So, naturally, I’ll have to try this thing out.  It’s not for beginners, probably not for technophobes either, but curiosity has got the better of me and I’ll at least experiment with the Live Xfce version, and if my hardware issue can be fixed on the old Dell, I’ll throw Void Linux on there and write about it here.  Stay tuned!

 

Treat Your Moderate-to-Severe Technophobia With Linux Lite!

I’ve written before on both my own fear of technology, and about Linux Lite. Today I’ll combine both subjects. It all started with a flare-up of my moderate-to-severe technophobia that started last week, triggered by a discussion on Diaspora about systemd, the evil “one ring to rule them all” program manager used by most Linux distros these days. Just click on the systemd tag for a little more about it (but not much – I’m no expert).

But it’s big and intrusive and “does too much.” Some people complain that it’s an attempt to wrest control of Linux from it’s end-users to the developers, maybe more. The interest of so many “big evil corporations” in adopting it has the same familiar red-flag properties that have people running scared of Google and Facebook, using TOR and proxies online and that kinda stuff. Well I guess it just got to me, having gone on for so long.

I mean, it just depends on how you look at it, right? Or maybe…

I had already dumped Google, killed my gmail account, and quit facebook over fear of becoming a commodity for these companies to sell to advertisers and government agencies or whatever. Now, oh my Lord, systemd is threatening even the sacred refuge I fled to for privacy and safety and dignity! I’ve never experienced any issues – that I know of – with systemd as far as functionality. My Linux OS does what I want it to, does it well, and stays out of my way (unlike Microsoft’s OS). But still…

So…. I went and did something really stupid. Please don’t laugh (at least not where I’ll see you or hear you).

Instead of just switching back to Salix, PCLinuxOS, or any number of other systemd-free Linux distros that I have run before (because there’s no Gnome in any of the Slackware derivatives and PCLOS is too resource-hungry), I tried to rid Xubuntu of it’s horrific, demonic, intrusive systemd. I read on how to do it “safely” before I gathered my courage and ventured into the dark, fearful, mysterious netherworld of the command line interface (CLI). I didn’t do so recklessly or without a plan. I checked and double checked, referred to several official and unofficial sources, and proceeded with all deliberate caution.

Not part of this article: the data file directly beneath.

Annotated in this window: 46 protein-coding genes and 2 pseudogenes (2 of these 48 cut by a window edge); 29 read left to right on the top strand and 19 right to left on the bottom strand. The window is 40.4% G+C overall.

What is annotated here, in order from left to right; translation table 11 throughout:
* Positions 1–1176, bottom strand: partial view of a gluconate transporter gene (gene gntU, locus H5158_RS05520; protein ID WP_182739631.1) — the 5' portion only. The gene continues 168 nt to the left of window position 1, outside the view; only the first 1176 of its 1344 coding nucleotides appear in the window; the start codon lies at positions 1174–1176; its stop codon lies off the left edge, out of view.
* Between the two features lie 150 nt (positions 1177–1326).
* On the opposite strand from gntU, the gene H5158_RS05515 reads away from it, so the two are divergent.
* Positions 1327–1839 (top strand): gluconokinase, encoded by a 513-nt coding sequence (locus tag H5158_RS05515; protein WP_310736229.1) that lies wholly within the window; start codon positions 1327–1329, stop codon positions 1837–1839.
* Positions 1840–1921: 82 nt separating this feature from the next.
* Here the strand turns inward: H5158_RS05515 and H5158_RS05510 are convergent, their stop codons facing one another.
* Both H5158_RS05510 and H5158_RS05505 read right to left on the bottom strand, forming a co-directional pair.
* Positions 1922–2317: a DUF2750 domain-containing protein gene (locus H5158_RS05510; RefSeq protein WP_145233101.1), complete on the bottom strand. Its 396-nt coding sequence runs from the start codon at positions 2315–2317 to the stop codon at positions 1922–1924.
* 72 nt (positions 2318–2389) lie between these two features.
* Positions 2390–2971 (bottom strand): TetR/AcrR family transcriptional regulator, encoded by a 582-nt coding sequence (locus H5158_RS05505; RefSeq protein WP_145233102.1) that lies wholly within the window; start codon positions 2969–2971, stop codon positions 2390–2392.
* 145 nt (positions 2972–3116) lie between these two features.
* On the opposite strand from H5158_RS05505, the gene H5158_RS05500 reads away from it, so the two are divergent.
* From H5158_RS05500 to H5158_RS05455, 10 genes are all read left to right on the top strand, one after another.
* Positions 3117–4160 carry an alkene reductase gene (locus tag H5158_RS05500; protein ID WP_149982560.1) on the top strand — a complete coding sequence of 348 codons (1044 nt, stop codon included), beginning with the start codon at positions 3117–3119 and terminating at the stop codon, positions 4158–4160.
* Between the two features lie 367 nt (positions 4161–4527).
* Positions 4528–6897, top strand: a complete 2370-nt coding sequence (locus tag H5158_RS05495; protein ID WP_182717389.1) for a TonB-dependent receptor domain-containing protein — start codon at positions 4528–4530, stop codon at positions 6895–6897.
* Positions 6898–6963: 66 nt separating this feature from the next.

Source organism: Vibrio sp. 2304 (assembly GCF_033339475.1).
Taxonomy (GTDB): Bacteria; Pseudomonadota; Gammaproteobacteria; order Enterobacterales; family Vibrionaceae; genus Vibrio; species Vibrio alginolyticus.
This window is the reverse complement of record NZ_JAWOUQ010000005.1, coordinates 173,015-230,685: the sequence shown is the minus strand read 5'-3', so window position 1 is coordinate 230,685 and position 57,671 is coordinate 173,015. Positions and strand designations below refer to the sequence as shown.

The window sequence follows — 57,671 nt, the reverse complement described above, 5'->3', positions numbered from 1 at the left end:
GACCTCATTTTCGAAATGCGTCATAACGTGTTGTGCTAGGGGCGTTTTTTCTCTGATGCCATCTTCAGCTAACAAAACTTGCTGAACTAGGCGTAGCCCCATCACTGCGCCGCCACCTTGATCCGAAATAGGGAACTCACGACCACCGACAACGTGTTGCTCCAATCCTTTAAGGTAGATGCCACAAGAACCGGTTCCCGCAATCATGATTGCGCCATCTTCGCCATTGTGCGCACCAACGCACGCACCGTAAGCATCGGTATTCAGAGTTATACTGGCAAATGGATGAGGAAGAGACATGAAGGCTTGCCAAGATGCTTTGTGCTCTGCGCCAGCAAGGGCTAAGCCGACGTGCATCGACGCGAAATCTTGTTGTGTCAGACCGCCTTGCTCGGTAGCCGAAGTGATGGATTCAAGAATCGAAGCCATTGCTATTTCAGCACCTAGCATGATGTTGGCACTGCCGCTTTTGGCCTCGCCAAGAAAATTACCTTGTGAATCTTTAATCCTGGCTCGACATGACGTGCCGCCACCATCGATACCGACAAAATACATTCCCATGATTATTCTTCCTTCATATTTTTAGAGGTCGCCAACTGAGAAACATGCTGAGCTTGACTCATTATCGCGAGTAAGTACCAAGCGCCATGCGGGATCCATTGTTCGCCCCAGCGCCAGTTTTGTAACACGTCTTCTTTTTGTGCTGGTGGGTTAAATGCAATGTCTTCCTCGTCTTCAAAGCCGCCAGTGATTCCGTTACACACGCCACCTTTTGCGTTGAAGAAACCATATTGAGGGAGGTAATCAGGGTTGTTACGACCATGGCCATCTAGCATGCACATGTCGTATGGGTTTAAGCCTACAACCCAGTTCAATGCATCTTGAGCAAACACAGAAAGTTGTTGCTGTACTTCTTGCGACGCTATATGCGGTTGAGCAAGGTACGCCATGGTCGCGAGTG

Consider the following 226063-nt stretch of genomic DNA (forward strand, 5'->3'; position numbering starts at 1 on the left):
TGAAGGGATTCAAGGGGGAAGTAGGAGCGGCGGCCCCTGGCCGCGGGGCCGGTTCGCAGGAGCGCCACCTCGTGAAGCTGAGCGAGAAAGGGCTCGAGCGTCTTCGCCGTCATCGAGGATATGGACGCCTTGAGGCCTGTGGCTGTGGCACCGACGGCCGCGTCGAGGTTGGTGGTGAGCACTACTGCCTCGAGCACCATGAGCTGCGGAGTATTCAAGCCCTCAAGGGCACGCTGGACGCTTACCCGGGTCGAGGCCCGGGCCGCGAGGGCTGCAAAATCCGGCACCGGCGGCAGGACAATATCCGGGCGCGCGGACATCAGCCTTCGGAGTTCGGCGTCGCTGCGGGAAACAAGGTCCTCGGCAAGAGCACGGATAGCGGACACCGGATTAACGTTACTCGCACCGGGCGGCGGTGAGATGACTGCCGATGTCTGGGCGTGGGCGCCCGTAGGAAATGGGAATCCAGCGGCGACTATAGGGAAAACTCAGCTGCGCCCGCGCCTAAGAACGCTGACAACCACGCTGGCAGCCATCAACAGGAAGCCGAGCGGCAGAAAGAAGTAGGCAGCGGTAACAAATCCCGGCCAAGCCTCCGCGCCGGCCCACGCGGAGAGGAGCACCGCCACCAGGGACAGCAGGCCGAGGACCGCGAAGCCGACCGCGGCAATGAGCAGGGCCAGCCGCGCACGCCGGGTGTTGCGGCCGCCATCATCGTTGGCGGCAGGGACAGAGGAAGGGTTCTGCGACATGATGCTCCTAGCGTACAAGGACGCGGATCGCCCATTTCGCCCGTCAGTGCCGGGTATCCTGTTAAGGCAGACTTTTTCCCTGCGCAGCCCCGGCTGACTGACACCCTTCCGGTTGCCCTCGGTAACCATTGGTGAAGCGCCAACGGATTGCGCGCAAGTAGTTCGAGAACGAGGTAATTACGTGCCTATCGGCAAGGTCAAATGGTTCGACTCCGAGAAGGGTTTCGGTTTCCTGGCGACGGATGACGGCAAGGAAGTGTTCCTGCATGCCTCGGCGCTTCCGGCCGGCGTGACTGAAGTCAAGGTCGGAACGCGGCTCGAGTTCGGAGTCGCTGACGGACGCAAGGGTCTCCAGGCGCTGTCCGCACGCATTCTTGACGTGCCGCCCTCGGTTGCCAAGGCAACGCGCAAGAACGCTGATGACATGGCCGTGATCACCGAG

I don’t care what the experts say. The only Ubuntu-based stuff that is free of systemd and that can function without it, is based on version 12.04 and older. None of those are supported anymore. I not only crippled my operating system, but apparently something I did in my efforts to exorcise the evil systemd demon from my machine seems to have physically damaged it somehow. Every technophobe’s worst case scenario! Push the wrong button and

Poor old Dell Dimension desktop. It served me so well for so many many years! Linux kept that old relic out of the landfill for decades! And then killed it, mercifully fast. No, I killed it, in a fit of technophobic panic over something that I really know too little about to be so worried about. Rest in peace, you trusty old friend. <sniffle>

But I didn’t spend a dime for my new one. An HP all-in-one with a huuuuge 500 GB hard disk drive! It was unresponsive after an upgrade from Windows 8 to Windows 10. My partner used it to play one of those Windows-based MMPORPGs (Massively Multi-Player Online Role Playing Game) on Windows, and bought a new one to keep playing, and for Skype and other stuff she absolutely has to have for her job… All of which, by the way, will run in WINE on Linux. Now’s my chance to show her just how effective Linux can be as a drop-in replacement for that bloated, expensive OD from Redmond!

So:

I’ve loaded up Linux Lite again, because it has cool tools, Xfce desktop’s simplicity and beauty, and readiness for the tasks I want to demonstrate for my Windows-addicted partner. This new computer is many times more powerful than the noble old relic that preceded it, and I hope it will help me win over one of the most challenging Windows addicts I know.

Stay tuned!

More Mozilla Replacements

Last time I wrote, I was describing replacement software for Mozilla products. Not because I’m one of those rabid FOSS activists who runs only GNU, open-source, non-proprietary software (I really don’t know how anyone actually does anyway), but because of Mozilla’s politics.

I had replaced my once-beloved Seamonkey with Midori (Xfce’s own awesome lightweight web browser) and Geary (A Gnome project, unsupported for awhile and recently resurrected and updated). Both are wonderful!

Just out of curiosity because of some minor limitations with Geary and Midori, I wanted to try the GNU versions of Mozilla’s Firefox and Thunderbird. They are IceCat (GNU’s version of Firefox) and Icedove (GNU – Thunderbird).

I installed them on my custom Xubuntu-core machine by adding the repository from Trisquel Linux (all GNU software) and using Synaptic to load ’em up.

IceCat refused to display anything with Java until I modified the settings, which I expected. Other than that it’s every bit like Firefox or Seamonkey’s browser, but a whole bunch quicker and more nimble. A good Mozilla replacement!

Icedove is awesome, and right out of the chute it has all the features I loved about Seamonkey’s mail reader and composer, including in-line links and images, Address Book, etc., which Geary lacks, as awesome as it is. Another good Mozilla replacement!

So if you think you can’t do without Mozilla’s great products, but don’t want Mozilla’s branding or to use their products showing, even unwittingly, some support for their political corruption, check out these sweet GNU alternatives.